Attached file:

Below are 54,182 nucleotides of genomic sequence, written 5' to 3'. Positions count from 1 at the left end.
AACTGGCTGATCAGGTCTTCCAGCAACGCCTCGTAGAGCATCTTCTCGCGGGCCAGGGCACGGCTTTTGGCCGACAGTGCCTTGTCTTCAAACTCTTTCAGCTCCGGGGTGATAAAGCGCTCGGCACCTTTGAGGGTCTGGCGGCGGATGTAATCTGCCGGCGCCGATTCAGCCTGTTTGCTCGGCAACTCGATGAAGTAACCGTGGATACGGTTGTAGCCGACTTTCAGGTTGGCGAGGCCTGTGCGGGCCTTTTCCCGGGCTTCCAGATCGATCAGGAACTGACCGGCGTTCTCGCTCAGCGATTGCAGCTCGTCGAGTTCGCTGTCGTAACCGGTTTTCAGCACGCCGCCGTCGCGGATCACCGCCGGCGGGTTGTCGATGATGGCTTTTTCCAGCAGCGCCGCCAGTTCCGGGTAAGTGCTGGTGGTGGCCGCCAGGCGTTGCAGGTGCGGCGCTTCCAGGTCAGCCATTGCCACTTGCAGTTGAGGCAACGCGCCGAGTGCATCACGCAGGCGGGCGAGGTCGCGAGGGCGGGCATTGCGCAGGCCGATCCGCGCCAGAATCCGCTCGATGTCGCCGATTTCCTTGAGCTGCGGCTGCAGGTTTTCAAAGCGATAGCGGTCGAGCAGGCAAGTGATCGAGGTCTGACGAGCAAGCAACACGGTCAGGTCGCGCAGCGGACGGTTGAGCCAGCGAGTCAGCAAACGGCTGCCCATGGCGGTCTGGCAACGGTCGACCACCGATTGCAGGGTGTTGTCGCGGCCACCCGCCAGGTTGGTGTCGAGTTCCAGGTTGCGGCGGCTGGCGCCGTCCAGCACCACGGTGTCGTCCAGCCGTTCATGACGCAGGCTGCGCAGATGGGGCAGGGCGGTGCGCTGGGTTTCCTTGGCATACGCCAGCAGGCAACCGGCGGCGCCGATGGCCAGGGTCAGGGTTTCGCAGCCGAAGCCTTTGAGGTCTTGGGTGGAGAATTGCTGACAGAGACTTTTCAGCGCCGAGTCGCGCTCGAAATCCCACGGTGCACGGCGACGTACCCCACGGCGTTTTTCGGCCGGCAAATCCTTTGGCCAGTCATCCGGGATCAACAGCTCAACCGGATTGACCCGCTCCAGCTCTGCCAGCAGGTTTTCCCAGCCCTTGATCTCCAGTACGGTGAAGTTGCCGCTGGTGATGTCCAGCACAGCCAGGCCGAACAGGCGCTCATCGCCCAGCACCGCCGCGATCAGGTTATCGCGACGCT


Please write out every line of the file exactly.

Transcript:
Below are 54,182 nucleotides of genomic sequence, written 5' to 3'. Positions count from 1 at the left end.
AACTGGCTGATCAGGTCTTCCAGCAACGCCTCGTAGAGCATCTTCTCGCGGGCCAGGGCACGGCTTTTGGCCGACAGTGCCTTGTCTTCAAACTCTTTCAGCTCCGGGGTGATAAAGCGCTCGGCACCTTTGAGGGTCTGGCGGCGGATGTAATCTGCCGGCGCCGATTCAGCCTGTTTGCTCGGCAACTCGATGAAGTAACCGTGGATACGGTTGTAGCCGACTTTCAGGTTGGCGAGGCCTGTGCGGGCCTTTTCCCGGGCTTCCAGATCGATCAGGAACTGACCGGCGTTCTCGCTCAGCGATTGCAGCTCGTCGAGTTCGCTGTCGTAACCGGTTTTCAGCACGCCGCCGTCGCGGATCACCGCCGGCGGGTTGTCGATGATGGCTTTTTCCAGCAGCGCCGCCAGTTCCGGGTAAGTGCTGGTGGTGGCCGCCAGGCGTTGCAGGTGCGGCGCTTCCAGGTCAGCCATTGCCACTTGCAGTTGAGGCAACGCGCCGAGTGCATCACGCAGGCGGGCGAGGTCGCGAGGGCGGGCATTGCGCAGGCCGATCCGCGCCAGAATCCGCTCGATGTCGCCGATTTCCTTGAGCTGCGGCTGCAGGTTTTCAAAGCGATAGCGGTCGAGCAGGCAAGTGATCGAGGTCTGACGAGCAAGCAACACGGTCAGGTCGCGCAGCGGACGGTTGAGCCAGCGAGTCAGCAAACGGCTGCCCATGGCGGTCTGGCAACGGTCGACCACCGATTGCAGGGTGTTGTCGCGGCCACCCGCCAGGTTGGTGTCGAGTTCCAGGTTGCGGCGGCTGGCGCCGTCCAGCACCACGGTGTCGTCCAGCCGTTCATGACGCAGGCTGCGCAGATGGGGCAGGGCGGTGCGCTGGGTTTCCTTGGCATACGCCAGCAGGCAACCGGCGGCGCCGATGGCCAGGGTCAGGGTTTCGCAGCCGAAGCCTTTGAGGTCTTGGGTGGAGAATTGCTGACAGAGACTTTTCAGCGCCGAGTCGCGCTCGAAATCCCACGGTGCACGGCGACGTACCCCACGGCGTTTTTCGGCCGGCAAATCCTTTGGCCAGTCATCCGGGATCAACAGCTCAACCGGATTGACCCGCTCCAGCTCTGCCAGCAGGTTTTCCCAGCCCTTGATCTCCAGTACGGTGAAGTTGCCGCTGGTGATGTCCAGCACAGCCAGGCCGAACAGGCGCTCATCGCCCAGCACCGCCGCGATCAGGTTATCGCGACGCT